Important stuff from a 3-2 coming out party for Jeff Samardzija

Jeff Samardzija had Torii Hunter struck out in the first inning. He had fooled him with a tumbling sinker that looked like it had slid under his desperate lunge, only to have it dribble out between Geovany Soto's legs and be called a foul tip. Two batters, and maybe five minutes later it was 2-0 Twins, after Samardzija had blown his two-strike count to Hunter, allowed him to score when he blew an 0-2 count to Joe Mauer for an RBI double, completely fell asleep as Mauer got a running lead and stole third, which allowed him to score on sacrifice fly. Just like that, he was drowning again.

But that was the end of it. From there, Samardizija gave up one more hit and a walk, in a dominating eight-inning performance that is the new frontrunner for his best and most encouraging effort of the year. By the time it was clear that Samardzija had stepped on the Twins' throats, it had been an hour since their last breath.

If not for the obvious breakout performance from one of the potential lynchpins of, hell, the franchise, going forward, this might have been The J.B. Shuck Game. The reserve outfielder, whose inept waving ended Thursday night's comeback attempt, found out during batting practice that he would start in place of the hobbled Avisail Garcia. He doubled his previous season-high of good things done in a game by sprinting home from second to score on Geovany Soto's shocking game-tying double in the fourth, and drove in the go-ahead run with a sacrifice fly to center in the eighth.

Box Score

  • Samardzija regularly throws 94 mph with enough tailing action that his fastball can resemble a superpowered slider, and a tumbling splitter that falls off the table. There's only so much shoring up to his command that has to be done before he can start breezing through heavy workloads and racking up 22 swinging strikes in an ight. Samardzija's mechanics looked a mess as late as the third inning, but his stuff is so potent that once he got locked in he finished with absurd totals like 20/28 first strikes thrown, or 83 out of 118 pitches for strikes. Any continued resemblance to this version of this Samardzija is obviously an enormous coup.
  • Garcia was a late scratch, and could miss the rest of the Minnesota series with a bad knee he probably should have stopped playing on once he aggravated it. With something slightly resembling an extended opportunity, Shuck displayed what he should theoretically be able to do reliably: make contact, run like the wind on the basepaths, and provide very steady work in the outfield corners.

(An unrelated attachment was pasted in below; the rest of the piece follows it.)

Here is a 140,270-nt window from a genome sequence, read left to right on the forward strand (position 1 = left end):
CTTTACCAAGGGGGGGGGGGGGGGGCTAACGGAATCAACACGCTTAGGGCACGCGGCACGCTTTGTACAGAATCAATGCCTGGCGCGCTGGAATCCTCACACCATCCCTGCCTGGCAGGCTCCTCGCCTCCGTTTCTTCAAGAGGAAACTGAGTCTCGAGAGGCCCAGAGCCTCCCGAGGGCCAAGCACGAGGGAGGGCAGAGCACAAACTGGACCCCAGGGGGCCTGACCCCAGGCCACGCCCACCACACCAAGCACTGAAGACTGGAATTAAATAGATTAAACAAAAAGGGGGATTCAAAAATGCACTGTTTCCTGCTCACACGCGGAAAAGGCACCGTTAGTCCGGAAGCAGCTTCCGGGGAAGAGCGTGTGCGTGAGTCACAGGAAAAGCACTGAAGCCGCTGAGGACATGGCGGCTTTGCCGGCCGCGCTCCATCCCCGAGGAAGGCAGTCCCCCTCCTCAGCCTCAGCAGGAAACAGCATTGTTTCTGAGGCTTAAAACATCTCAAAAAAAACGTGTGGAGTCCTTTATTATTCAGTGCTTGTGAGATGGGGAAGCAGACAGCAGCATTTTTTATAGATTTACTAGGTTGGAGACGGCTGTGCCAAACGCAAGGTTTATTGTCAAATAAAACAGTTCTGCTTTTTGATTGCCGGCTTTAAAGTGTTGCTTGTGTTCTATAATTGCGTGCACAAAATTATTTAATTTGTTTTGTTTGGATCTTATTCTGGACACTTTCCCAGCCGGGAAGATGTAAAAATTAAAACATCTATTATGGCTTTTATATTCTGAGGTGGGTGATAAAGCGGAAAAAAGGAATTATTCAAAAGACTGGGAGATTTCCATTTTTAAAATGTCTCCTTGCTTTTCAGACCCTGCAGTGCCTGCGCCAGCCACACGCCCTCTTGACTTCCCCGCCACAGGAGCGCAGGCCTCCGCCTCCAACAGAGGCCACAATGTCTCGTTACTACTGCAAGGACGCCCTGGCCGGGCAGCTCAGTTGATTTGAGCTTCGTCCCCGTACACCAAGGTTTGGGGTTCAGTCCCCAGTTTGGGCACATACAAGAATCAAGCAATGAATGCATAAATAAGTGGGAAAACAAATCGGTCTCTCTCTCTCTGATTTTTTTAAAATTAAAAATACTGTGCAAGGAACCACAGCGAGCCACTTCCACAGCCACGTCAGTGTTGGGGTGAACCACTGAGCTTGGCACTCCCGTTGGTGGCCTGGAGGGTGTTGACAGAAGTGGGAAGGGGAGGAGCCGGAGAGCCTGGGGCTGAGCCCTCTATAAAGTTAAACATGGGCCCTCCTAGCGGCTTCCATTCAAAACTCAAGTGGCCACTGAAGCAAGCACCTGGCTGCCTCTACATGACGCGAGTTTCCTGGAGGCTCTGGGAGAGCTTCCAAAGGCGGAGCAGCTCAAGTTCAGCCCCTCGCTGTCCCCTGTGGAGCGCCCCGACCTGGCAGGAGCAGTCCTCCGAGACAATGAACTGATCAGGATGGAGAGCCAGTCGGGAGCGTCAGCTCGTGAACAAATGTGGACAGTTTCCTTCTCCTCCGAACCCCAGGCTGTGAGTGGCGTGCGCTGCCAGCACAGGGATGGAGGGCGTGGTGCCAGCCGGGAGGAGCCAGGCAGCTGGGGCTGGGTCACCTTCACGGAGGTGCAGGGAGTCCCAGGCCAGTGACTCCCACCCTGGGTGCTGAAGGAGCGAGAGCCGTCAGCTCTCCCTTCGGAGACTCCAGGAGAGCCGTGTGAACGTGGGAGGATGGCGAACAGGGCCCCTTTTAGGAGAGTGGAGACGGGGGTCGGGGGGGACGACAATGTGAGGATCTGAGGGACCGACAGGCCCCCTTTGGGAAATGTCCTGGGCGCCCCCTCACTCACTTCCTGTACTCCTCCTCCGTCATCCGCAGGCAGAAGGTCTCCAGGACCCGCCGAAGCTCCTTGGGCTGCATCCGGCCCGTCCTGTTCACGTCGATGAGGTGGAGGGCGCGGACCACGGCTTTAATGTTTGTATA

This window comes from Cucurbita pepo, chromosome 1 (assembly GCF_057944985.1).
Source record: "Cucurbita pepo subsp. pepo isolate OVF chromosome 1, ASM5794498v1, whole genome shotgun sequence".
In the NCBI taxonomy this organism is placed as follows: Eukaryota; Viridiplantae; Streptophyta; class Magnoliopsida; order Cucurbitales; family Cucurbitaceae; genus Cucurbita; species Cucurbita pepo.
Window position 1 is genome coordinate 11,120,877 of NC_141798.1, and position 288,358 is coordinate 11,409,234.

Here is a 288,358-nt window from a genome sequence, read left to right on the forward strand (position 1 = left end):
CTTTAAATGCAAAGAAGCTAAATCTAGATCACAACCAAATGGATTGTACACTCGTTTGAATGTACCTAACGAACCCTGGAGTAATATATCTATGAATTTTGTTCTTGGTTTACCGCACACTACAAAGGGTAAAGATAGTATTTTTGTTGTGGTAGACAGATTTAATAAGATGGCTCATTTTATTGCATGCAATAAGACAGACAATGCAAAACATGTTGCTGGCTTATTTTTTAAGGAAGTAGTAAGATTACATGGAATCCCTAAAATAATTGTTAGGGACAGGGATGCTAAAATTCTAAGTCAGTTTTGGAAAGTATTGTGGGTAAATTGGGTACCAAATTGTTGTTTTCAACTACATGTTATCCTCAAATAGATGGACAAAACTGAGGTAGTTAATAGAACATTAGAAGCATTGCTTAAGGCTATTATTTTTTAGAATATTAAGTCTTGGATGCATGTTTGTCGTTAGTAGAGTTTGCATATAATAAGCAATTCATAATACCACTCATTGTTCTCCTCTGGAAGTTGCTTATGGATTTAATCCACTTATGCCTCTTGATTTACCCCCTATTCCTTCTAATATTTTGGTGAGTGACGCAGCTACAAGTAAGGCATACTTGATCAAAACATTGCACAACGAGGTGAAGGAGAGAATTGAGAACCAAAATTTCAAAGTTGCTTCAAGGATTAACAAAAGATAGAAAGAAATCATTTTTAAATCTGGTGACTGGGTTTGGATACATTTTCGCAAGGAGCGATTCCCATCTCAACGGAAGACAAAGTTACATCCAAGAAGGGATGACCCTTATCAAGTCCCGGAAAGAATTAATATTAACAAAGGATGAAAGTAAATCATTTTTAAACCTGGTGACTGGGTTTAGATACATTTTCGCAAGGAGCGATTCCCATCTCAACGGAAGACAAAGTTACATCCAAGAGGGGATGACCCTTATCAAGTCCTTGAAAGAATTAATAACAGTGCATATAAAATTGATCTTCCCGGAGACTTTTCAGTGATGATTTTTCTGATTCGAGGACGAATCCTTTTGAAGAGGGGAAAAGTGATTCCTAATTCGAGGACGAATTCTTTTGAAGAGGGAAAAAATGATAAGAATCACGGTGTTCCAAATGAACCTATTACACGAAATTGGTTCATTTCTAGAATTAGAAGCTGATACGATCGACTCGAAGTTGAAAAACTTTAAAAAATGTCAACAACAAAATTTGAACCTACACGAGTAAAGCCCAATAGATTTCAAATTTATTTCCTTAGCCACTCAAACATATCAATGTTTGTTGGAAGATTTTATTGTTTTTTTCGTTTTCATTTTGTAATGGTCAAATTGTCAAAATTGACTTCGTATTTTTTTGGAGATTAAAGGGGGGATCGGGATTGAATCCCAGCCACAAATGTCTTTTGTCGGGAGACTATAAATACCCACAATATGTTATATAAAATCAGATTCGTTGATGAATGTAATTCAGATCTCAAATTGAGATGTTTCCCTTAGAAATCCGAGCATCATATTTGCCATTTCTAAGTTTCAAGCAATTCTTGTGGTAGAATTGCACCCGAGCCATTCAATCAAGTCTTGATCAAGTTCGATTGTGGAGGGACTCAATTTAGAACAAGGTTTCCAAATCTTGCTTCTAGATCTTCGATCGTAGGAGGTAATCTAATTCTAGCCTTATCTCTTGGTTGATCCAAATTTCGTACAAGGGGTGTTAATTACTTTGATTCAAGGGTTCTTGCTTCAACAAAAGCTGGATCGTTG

• Theoretically, the back of the lineup should have some games where they can lead the charge, and I suppose this was it. Alexei Ramirez, Shuck and Soto combined to go 7-11 with all three Sox RBI. The lineup certainly didn't figure out Twins starter Phil Hughes, who mostly glided through seven innings spamming the zone, but his lack of a putaway pitch was glaring when he couldn't stomp out a two-out rally of Shuck and Soto to protect a 2-0 lead. With two strikes on Soto--a disaster at the plate this season interrupted by brief bursts of power--Hughes didn't have many moves beyond trying to dot the corners with a fastball, and got burnt on a hot grounder down the third base line that tied the game. LaRoche led off the two-run fourth with a walk, because of course he did.
  • A cool thing about Samardzija going eight innings is that it means there was no gap between him and David Robertson, who is unhittable.
  • Jose Abreu extended his hitting streak to 17 games with yet another single, but a wall single, which is the typical mark of a true White Sox power hitter.

Next game is Saturday at 3:10pm CT vs. the Twins on WGN